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Why People With ADHD Are More Likely to Form an Addiction

Apr 24, 2021

Why People With ADHD Are More Likely to Form an Addiction

Approximately 7-11% of children and 15% of adults in America are diagnosed each year with attention deficit hyperactivity disorder (ADHD). Unfortunately, nearly half of them are more likely to form a connection to addiction, according to the Centers for Disease Control and Prevention.

If you or someone you love has ADHD, the odds continue to rise that treated or untreated ADHD may be a leading cause of addiction. Therefore it is vital to understand why this connection is happening and how to find help. Before we dive into the connection between ADHD and addiction, let’s learn more about ADHD.

ADHD Facts And Statistics

ADHD is a behavior disorder that causes issues with focus, impulse reactions, fidgeting, misplacement, memory loss, lack of organization, speech degression, trouble managing responsibilities, and more. Not everyone who has ADHD will have all these traits at one time. However, the disorder links to an overall lack of behavioral management. ADHD is difficult to control, and those who are diagnosed with it will likely feel overwhelmed and challenged often.

The facts and statistics about ADHD have changed over the years, as new information is learned about the disorder. This has led to some confusion and many people are left untreated because of potential misdiagnosis. ADHD also occurs frequently with other mental health conditions. Recent studies show that ADHD is present in 40% of children and teens who have obsessive-compulsive disorder (OCD), 20% with depression, and 15% with anxiety.

Regardless of age, those who suffer from ADHD often struggle with addiction because they feel the world does not understand them. For a person with ADHD, it is hard to stay focused, remember details, or even sit still. Some individuals lean towards addiction to self-medicate their ADHD symptoms when in reality they are only making the disorder worse.

How Are Addiction And ADHD Connected?

ADHD is caused by a disconnection in a person’s brain receptors that affects their ability to concentrate or control their actions. Because ADHD is tied to character and personality traits in the brain, addiction can alter these symptoms in a way that seems pleasurable but ultimately makes it worse.

Substance use may seem to relieve ADHD symptoms for a while, but the connection between addiction and ADHD can raise the likelihood of forming an addiction. The brain receptors that are involved with addiction are the same as the ones that cause ADHD. Because of the stronghold that addiction has over a person’s mind, people with ADHD may be at greater risk. Consider these examples:

Memory Loss And Trouble Listening

People with ADHD may have symptoms that make it hard to listen to others and they often lose or misplace things. Both can make it difficult to maintain their independence and/or relationships, leading to emotional pain and discomfort. The desire to take away that type of pain is a perfect cluster for self-destruction, which can be directly related to substance use. Because people with ADHD experience these symptoms often, the risks become even greater.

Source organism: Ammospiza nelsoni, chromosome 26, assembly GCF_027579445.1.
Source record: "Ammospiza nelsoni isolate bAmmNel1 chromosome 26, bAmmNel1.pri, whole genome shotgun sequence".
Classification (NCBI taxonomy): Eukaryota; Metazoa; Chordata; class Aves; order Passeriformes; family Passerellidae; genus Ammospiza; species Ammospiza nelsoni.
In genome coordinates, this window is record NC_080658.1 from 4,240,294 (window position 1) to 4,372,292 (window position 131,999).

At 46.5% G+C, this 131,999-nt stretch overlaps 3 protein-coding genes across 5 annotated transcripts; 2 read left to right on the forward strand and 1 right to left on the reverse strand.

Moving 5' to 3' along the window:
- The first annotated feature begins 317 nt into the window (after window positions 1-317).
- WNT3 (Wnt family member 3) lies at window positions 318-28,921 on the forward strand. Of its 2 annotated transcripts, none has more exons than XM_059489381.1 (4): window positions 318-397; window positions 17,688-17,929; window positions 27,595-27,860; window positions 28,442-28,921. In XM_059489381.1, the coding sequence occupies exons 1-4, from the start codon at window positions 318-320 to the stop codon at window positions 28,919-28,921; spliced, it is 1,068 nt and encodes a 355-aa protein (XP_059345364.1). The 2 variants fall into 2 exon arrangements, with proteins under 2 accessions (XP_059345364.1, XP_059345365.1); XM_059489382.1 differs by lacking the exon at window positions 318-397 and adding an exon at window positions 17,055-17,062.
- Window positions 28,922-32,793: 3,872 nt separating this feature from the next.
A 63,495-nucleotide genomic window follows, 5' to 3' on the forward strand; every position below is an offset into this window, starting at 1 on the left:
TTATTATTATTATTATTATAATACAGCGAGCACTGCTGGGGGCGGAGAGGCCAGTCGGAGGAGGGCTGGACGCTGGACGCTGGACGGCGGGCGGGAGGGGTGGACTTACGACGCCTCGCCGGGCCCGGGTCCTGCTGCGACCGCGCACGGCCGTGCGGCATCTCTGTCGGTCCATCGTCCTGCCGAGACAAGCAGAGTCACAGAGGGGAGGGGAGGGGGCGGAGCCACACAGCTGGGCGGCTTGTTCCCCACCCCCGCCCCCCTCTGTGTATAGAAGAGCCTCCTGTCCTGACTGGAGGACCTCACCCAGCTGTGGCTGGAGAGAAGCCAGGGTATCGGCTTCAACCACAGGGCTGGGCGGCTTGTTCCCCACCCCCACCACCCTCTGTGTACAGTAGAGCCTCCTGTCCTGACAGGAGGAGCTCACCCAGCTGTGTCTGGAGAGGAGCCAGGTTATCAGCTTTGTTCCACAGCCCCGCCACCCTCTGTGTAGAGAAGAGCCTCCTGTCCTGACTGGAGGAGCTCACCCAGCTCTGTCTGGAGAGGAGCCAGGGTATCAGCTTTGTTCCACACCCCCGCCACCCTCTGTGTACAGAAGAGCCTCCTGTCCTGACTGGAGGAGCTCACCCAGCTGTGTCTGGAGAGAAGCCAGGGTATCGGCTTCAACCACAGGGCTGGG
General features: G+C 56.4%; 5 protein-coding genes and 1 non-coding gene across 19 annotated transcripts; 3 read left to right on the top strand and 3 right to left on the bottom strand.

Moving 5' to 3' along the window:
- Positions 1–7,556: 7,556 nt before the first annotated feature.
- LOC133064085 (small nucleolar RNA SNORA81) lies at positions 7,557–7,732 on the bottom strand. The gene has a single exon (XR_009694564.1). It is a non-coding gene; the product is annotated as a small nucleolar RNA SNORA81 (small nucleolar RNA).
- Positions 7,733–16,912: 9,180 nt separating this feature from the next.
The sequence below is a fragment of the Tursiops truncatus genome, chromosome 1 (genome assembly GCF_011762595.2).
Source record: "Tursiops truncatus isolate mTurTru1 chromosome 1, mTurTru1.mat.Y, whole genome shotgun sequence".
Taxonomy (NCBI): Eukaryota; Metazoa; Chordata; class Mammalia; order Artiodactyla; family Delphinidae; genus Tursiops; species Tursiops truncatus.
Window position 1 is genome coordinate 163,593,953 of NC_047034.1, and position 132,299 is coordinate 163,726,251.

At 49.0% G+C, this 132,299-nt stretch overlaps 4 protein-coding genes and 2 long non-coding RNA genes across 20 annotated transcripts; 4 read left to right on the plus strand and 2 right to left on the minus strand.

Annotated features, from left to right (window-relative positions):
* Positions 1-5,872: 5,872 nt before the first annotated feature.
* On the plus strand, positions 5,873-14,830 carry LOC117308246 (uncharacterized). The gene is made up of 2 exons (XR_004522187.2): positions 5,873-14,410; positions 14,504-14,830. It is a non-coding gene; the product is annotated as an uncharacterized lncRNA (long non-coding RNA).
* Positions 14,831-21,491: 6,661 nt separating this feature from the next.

Impulse Reactions

Impulsivity is a reaction that stops the brain from registering if what they are doing is a wise decision or not. Unfortunately, people with ADHD are more impulsive and may choose to experiment with alcohol and other substances because they simply do not think through their actions fully before engaging in them.

Help And Treatment Are Available

Addiction and ADHD can simultaneously create symptoms and behavioral patterns that cause a massive downfall of one’s self-esteem and self-worth. The mood alterations, anxiety, and physical health problems that occur often develop into a chaotic storm that is far more uncontrollable than ADHD alone. Without help, the person may be trapped in a continuous cycle of ADHD mismanagement and addiction.

However, there are many forms of treatment that can be helpful if you know someone who suffers from ADHD, addiction, or both. These may include medication, detox, individual and group therapy, holistic healing, peer accountability, 12-Step programs, and other recovery options. Those who suffer from ADHD and addiction likely feel alone, like no one can understand their struggles. They will need love, support, and professional guidance to help them live healthier lives. We can’t change the fact that ADHD makes a person more at risk of succumbing to addiction, but we can find effective ways to treat them and make them whole again.

To best support, your loved one, take a free class at Renaissance Ranch. Our experts teach from personal experience, and our open-to-the-public classes are designed to help you learn more about the struggles of the people you care about. Whether you’re a family member, spouse, or parent, it’s never too late to get involved. Reach out to us today to learn more.

ADHD and addiction are no laughing matter. If you or someone you know suffers from either or both of these conditions, please remember that help is here. There are many resources available and many communities that understand the challenges that you are going through. Renaissance Ranch is one of them. Our team of professionals helps people fight both ADHD and addiction by taking an approach of faith and connection. ADHD and addiction can be connected in many ways, but we believe there is a natural way to help heal you or your loved one through it. We know that the symptoms of ADHD often feel overwhelming, but with our programs, your path to recovery will become manageable. If you are struggling with ADHD and addiction, we can help. Contact us today to get control of your life and learn how to live healthier and happier while you cope with ADHD. To learn more, call us now at (801) 308-8898.